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Yep.  Internet Monk was right: the end of evangelicalism as we know it.  It’s happening — at least the beginnings of an implosion.  According to Frank Viola, “the center of evangelicalism is collapsing.”  Collapsing.  Gone the way of civil discourse and the American attention span.

Apparently, evangelicals are so last century.

So what happened?  Apparently it was our factions and our total lack of a balanced approach to how to do church.

Viola’s solution is his blog title, “Beyond Evangelical.”

I would love some discussion on this.  What really is happening here?  Are these diagnoses and labels real?  Semantics?  Or are they a skewed product of writers and bloggers who seem to spend an inordinate amount of time in convention centers signing books and talking to other movement starters??

Read his propositions, first here and then here; tell us what you think.  I was intrigued and somewhat encouraged by the first post, which offers hope for those who object to either being forced toward an increasingly isolationist, neo-fundy stance, or else be labeled a flaming liberal.  (And unfortunately I do see that very polarization and labeling happening even in my own denomination).  Yes, it would be great to have another option.

But wait…is he right?  Are these becoming our only two options within evangelicalism, or does it just seem that way because unless a writer or blogger is throwing rocks at the people across the great collapsed center, he won’t get much audience?

If the only option is bugging out, casting off, re-inventing (and I’m not completely convinced that it is), then okay, let me hear what you’ve got.  Here Viola presents, in the second installment, his “beyond evangelical” alternative as it contrasts with the three trickling and poisoned streams that evangelicalism has devolved into.  The shining light of the “Beyonds” is presented in what I thought was rather elitist, self-promoting language, essentially saying “well, you have your all-doctriners, your social-gospelers, and your holy rollers, and then you have the really balanced, devoted people like us who have finally figured out how to do this church thing right!”  (I am paraphrasing and caricaturing… a little.)  His first three categories make me say “it was ever thus,” and his fourth category has me looking around for the free koozies.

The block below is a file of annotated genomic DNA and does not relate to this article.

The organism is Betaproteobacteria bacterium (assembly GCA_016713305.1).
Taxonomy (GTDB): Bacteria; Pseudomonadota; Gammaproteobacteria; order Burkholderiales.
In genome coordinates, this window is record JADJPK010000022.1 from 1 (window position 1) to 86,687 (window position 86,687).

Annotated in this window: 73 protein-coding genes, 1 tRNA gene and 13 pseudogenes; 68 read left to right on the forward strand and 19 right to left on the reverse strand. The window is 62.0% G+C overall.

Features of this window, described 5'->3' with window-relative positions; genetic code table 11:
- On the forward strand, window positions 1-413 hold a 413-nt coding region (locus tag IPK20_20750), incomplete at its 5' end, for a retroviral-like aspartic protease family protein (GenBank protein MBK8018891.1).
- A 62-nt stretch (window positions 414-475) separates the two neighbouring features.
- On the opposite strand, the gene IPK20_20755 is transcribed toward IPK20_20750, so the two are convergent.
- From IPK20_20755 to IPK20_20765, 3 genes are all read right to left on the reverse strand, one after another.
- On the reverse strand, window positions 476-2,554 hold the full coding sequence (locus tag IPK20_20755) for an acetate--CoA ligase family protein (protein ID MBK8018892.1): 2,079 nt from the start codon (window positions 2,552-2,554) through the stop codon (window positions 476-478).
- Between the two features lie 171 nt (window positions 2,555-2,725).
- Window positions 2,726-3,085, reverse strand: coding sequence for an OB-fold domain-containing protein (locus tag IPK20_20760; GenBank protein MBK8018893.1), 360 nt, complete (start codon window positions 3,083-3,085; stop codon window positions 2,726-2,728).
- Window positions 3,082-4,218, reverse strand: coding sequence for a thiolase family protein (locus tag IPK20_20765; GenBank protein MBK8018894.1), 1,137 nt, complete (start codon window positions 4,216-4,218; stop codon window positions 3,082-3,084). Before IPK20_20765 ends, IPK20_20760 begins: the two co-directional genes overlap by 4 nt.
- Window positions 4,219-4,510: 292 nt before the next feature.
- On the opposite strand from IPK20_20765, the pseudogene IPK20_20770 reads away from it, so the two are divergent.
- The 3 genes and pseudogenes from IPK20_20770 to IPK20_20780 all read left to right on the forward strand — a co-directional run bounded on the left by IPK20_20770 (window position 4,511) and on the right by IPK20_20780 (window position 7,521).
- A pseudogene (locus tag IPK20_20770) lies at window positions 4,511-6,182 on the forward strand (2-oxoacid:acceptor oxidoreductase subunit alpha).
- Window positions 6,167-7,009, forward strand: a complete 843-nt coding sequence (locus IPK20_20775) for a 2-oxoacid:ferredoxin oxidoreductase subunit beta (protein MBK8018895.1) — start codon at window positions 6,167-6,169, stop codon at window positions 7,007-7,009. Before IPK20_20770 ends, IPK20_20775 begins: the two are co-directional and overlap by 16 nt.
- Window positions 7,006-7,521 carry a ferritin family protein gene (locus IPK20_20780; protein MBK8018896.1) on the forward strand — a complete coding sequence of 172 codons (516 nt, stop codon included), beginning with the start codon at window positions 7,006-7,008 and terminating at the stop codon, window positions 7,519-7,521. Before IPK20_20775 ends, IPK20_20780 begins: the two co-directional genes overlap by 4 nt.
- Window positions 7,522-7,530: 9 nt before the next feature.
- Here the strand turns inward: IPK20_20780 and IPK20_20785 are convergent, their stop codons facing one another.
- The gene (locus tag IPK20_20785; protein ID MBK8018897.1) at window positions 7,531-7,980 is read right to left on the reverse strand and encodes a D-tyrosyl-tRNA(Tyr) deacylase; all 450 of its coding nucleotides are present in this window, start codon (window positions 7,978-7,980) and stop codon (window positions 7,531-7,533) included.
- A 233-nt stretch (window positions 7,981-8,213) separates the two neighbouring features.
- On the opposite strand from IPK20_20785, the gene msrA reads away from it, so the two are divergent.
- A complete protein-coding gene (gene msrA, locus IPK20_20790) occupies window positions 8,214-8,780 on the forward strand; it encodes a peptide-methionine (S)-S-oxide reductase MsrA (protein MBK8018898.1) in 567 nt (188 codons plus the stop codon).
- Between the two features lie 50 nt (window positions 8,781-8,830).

I’m also wondering why he protests so much that he is NOT non-evangelical or post-evangelical, just beyond-evangelical…oh but he doesn’t mean to sound superior-to, just “beyond and above.”  Huh?

I think what’s up with me and my reaction is, while I really, really like and agree with much of what Viola has to say, I get a little uneasy when someone seems to be claiming that a new concept or model or wave is coming that will solve or transform what’s wrong with the church, avoid the historic pitfalls, and finally do things correctly.  After these couple thousand years, finally our generation gets it?  And this without a noticeably deep repentance for our own share in the divisiveness that we are all guilty of, or a deep gratitude to the saints who’ve (imperfectly) gone before?  (In fact, I’ve noticed that many of the followers of this fourth stream talk about the evangelical church they left as if it’s a trauma they have escaped…though I think Viola himself is a bit more respectful, at least most of the time.)

I, too, am casting about for solutions, hoping for a celebrating, gospel-centered community (“gospel” including not just the atoning part–which is core, and huge–but also the redemptive, restorative part),  where head and will and heart all knit together under the rule of God’s love and God’s word.  But as I look at that description, I truly don’t see much that’s different from the mid-century self-descriptions of classic evangelicalism.  So, I don’t think it’s the manifesto that’s broken.  We need soul-searching and radical re-commitment, for sure, and much repentance all around for the way we treat one another when we disagree.  But to say we are “beyond” the former way sounds as if modern Christians have finally evolved, and now will be doing what evangelicals missed doing:  “discovering and displaying Jesus Christ in authentic, deep, and profound ways” (this quote a descriptor of what the “Beyonds” are after).

Credit where credit is due:  I was led to this writer by way of Rachel Held Evans’ blog, which I monitor by RSS feed but don’t read a whole lot for fear of the toll it can sometimes take on my blood pressure.  She has some good things to say, and keeps me abreast of what’s kicking around the blogosphere, but I definitely have some areas of major disagreement.  It’s good practice in learning to disagree with grace.  But it’s also very time-consuming because of the rabbit holes (more like WORM holes) that blogs inevitably lead me down.  Oh, blogosphere, thou whirlpool of time-suck rivaled only by my DVR’d episodes of Downton Abbey.  But I digress.

If you have the time to read this writer’s propositions, let me know what you think!